If they don't have a lot of
umbrellas in the training set,

maybe it's not going to see
the people with the umbrellas.

It's not going to see
the people.

So when it sees something

that it's never seen before...

it's never seen an example...
it doesn't know what to do.

Today, Koopman and his colleague
Jen Gallingane

are driving around Pittsburgh
in his car,

looking for edge cases.

We have the crossing guard
directing traffic

in addition to a traffic light.

They use what they learn

to improve the training
of the software.

The red boxes you see
are called bounding boxes,

and what those are,
they're just a rectangle

around where the person is
in the image.

And so the idea is,

this is where the computer
thinks a pedestrian is.

When you see
those bounding boxes disappear,

it means that the computer
has lost track

of where the person is.

In other words,
if there's no red box,

it doesn't see the person.

So I don't think
it saw him hardly at all,

until we were almost
on top of him.

And there are many
common variations

in the ways
that people and things look

that can prevent a computer
from making the correct I.D.

A delivery man wearing a turban

is holding a food tray
next to his head...

forming shapes that differ
from the typical training images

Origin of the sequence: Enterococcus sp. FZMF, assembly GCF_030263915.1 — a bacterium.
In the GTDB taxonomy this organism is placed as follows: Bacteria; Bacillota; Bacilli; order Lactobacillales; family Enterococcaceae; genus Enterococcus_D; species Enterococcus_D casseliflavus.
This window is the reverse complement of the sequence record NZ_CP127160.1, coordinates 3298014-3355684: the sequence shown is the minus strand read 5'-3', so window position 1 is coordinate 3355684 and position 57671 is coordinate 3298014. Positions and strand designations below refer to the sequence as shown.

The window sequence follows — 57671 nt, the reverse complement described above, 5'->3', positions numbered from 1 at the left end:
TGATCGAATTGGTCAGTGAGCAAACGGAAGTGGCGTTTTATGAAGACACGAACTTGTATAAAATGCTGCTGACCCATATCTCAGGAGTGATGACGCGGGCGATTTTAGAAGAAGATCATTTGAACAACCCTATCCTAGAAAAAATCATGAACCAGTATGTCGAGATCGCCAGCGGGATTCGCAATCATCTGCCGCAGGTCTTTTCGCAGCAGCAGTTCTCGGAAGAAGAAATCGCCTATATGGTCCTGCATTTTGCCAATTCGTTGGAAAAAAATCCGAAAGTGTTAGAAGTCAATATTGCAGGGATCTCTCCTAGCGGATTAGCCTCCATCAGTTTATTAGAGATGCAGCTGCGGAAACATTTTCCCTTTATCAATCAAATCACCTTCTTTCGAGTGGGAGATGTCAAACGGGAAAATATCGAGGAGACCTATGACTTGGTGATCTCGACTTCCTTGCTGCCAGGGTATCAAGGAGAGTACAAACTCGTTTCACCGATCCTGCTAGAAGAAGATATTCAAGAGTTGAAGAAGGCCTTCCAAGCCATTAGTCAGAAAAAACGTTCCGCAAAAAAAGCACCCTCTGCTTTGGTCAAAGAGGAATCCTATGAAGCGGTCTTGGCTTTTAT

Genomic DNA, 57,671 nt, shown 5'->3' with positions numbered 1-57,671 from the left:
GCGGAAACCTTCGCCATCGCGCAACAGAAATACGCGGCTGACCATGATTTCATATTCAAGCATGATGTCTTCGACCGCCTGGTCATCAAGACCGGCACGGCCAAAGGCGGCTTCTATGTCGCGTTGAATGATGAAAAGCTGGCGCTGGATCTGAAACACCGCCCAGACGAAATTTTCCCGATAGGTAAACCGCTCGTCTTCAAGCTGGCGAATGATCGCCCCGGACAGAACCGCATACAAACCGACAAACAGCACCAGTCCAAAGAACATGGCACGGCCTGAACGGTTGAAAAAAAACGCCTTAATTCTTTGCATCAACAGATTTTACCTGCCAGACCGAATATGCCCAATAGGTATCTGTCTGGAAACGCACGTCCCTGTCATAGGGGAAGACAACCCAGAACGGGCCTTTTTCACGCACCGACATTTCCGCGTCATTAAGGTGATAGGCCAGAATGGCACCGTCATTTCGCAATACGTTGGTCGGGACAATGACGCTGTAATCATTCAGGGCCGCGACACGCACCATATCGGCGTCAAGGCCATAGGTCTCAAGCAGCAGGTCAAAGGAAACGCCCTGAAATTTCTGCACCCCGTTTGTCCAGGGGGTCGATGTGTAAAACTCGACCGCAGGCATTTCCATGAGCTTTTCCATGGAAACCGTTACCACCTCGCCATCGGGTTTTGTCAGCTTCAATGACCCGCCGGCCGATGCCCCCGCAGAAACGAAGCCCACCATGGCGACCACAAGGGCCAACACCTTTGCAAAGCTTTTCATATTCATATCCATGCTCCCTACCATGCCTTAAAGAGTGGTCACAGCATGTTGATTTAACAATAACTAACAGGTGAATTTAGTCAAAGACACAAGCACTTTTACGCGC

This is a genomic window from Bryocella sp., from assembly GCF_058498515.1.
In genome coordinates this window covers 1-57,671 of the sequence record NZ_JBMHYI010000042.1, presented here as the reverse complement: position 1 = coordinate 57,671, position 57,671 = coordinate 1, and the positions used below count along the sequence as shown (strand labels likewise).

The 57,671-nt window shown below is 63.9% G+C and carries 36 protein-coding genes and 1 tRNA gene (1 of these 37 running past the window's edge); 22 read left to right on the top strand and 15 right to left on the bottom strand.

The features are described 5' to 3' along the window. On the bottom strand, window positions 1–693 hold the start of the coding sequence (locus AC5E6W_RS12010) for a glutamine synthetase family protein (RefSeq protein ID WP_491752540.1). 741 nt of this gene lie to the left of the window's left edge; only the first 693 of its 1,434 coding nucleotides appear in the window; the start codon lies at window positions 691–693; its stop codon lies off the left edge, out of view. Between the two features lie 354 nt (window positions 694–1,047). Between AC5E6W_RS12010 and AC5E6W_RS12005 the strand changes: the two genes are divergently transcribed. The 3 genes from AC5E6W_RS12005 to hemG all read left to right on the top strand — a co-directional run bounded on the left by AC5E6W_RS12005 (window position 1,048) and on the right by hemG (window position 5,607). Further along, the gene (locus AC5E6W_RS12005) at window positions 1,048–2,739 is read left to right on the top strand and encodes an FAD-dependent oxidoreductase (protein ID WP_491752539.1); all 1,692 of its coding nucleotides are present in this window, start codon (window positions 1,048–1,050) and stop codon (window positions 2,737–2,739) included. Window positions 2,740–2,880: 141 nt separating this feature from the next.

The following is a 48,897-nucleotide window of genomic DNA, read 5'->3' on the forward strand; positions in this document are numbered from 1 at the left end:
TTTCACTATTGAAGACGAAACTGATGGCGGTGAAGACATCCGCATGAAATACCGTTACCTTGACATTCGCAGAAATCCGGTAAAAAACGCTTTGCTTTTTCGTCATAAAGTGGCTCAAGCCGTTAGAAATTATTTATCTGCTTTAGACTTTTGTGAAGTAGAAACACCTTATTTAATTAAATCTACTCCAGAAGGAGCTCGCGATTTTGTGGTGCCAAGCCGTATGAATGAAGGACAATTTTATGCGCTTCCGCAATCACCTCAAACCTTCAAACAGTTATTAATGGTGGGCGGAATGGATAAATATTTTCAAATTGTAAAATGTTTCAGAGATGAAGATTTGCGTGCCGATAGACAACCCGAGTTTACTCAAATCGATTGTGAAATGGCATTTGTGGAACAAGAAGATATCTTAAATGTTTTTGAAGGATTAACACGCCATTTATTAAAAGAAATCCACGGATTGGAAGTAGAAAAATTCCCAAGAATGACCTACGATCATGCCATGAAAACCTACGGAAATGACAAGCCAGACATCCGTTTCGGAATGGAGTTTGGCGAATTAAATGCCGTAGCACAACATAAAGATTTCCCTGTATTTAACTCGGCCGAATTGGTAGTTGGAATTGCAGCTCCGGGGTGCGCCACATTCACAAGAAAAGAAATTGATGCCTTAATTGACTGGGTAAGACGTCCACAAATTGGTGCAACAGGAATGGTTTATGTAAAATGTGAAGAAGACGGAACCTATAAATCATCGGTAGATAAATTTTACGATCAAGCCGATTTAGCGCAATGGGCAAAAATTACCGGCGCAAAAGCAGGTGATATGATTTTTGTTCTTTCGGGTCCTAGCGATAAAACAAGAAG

of a person's head.

Got the food tray right here.

Those unusual shapes make
the delivery man an edge case.

So when the red box is there,
it sees him,

and there he is
looking right at me.

He's right in front of my car,
it doesn't see him.

You can look at the picture,

and you say,
"There's a person there."

And the perception system says,

"Nope, there's no person there."

And that's a problem.

But many engineers say

that a botched identification
can be overcome...

as long as
some of the car's sensors

detect that something is there.

So we use sensors
like radar and lidar

to directly measure
where everything is around us.

And that's really important,

because even if
a machine learning system

can't classify exactly what type
of object something is,

we still know
there's something there,

we know how fast it's moving,

and so we can make sure
that we don't hit it.

Even if the car can see and
make sense of its surroundings

with unmatched perfection,

it could still be
a lethal hazard

if it fails to handle
its third crucial task:

planning.

Yet another daunting challenge.

Because the planning software
has to anticipate

what's likely to happen,

then plot the car's pathway
and speed,

ready to change both
in a split second

if the sensors spot trouble.

Just like the car's
perception software,

its planning software
also needs to be trained.

To do that
without putting lives at risk,

most companies do
a lot of their training

in environments
they can fully control.

One of them
is computer simulation.

We are driving in San Francisco,
so we have to create

a world in simulation that
is just as complex and varied

as San Francisco.

And this is not a small feat.

When we run tests in simulation,
we take a model of the real car,

along with all the sensors
that are on the real car,

including the A.I.
that runs on the real car.